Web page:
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Chronic Conditions: Syndrome X -- Do You Have It?

What is it?
Stanford researchers have discovered Syndrome X, a cluster of risk factors for heart disease associated with insulin resistance. These risk factors include high levels of blood pressure, sugar, insulin, and triglycerides (a non-cholesterol blood fat), together with low levels of good (HDL) cholesterol.

What is insulin?
Insulin is a hormone secreted by the pancreas. It helps sugar (glucose) move from the blood stream into cells, where it is used for immediate energy or stored for later use.

What is insulin resistance?
Insulin resistance occurs when the cells do not respond to insulin by taking in sugar. The pancreas then secretes more insulin, solving the problem for most people. But, in one-third of patients, the resistance cannot be overcome by more insulin. In these patients, sugar builds up in the blood, and the result is type-2 diabetes.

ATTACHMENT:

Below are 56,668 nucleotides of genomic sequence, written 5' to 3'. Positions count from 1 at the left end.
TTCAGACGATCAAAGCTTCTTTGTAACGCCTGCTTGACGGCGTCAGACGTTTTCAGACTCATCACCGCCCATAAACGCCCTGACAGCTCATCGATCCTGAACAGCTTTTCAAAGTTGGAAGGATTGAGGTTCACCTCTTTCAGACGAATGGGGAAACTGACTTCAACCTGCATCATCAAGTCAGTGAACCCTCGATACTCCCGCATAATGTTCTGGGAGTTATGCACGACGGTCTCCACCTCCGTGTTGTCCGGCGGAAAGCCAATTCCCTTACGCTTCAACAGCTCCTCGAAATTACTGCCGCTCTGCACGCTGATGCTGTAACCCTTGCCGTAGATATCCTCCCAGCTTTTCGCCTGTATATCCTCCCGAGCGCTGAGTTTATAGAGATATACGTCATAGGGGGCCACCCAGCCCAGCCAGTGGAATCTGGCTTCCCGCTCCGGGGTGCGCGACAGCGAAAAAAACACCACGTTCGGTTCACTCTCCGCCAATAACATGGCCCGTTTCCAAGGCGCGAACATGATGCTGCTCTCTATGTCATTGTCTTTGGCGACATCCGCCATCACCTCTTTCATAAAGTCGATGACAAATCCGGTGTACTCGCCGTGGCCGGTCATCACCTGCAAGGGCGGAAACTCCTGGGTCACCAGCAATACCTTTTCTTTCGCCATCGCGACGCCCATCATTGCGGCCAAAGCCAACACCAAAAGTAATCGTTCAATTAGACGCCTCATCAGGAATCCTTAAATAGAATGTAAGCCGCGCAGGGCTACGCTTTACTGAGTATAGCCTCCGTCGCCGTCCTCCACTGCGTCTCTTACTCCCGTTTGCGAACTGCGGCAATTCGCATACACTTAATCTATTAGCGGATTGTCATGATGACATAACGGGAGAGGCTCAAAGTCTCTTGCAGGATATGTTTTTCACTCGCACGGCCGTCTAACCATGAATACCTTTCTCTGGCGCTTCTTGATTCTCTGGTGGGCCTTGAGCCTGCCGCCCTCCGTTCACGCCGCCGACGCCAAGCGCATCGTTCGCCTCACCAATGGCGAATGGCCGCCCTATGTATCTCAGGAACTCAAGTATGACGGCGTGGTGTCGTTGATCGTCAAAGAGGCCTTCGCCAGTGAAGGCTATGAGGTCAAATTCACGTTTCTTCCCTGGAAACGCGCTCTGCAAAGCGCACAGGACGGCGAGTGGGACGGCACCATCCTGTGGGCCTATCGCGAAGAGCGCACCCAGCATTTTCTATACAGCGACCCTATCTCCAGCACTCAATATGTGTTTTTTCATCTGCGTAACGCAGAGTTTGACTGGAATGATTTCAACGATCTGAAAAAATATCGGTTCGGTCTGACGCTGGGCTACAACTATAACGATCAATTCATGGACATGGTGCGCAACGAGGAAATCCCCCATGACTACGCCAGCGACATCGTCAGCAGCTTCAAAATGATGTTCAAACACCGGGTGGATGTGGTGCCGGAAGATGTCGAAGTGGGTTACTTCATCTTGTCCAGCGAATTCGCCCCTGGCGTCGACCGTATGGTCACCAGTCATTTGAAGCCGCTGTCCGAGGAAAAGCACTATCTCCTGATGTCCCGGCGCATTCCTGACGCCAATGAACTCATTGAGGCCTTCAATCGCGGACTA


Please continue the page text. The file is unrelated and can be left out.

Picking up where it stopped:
What causes insulin resistance?
No one knows. There may be a genetic predisposition. What we do know is that obesity and inactivity bring out insulin resistance and that exercise and weight loss decrease its impact.

Who has insulin resistance?
Almost everyone with type-2 diabetes and many with high blood pressure, obesity, or heart disease have insulin resistance. About 20% of the healthy American population has insulin resistance.

What are the symptoms?
There are no symptoms of insulin resistance (also known as cardiovascular dysmetabolic syndrome.) Since not everyone with insulin resistance will get diabetes, the diagnosis can only be confirmed by a glucose tolerance test that includes insulin measurements.

What should you do?
If you are overweight, have high blood pressure, and an imbalance between cholesterol and triglycerides, you most likely have insulin resistance.You don't need to be tested; you do need to exercise and lose weight. Even moderate exercise (walking two miles three times a week) and even a few pounds of weight loss decrease insulin resistance.

What about diet?
A very low fat diet may worsen insulin resistance. Aim for a diet low in saturated fats (10% of calories) and more liberal in total fat (40%) than is usually recommended for prevention of heart disease. And don't forget to lower total calories by at least a little!

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Chronic Conditions: Syndrome X -- Do You Have It?

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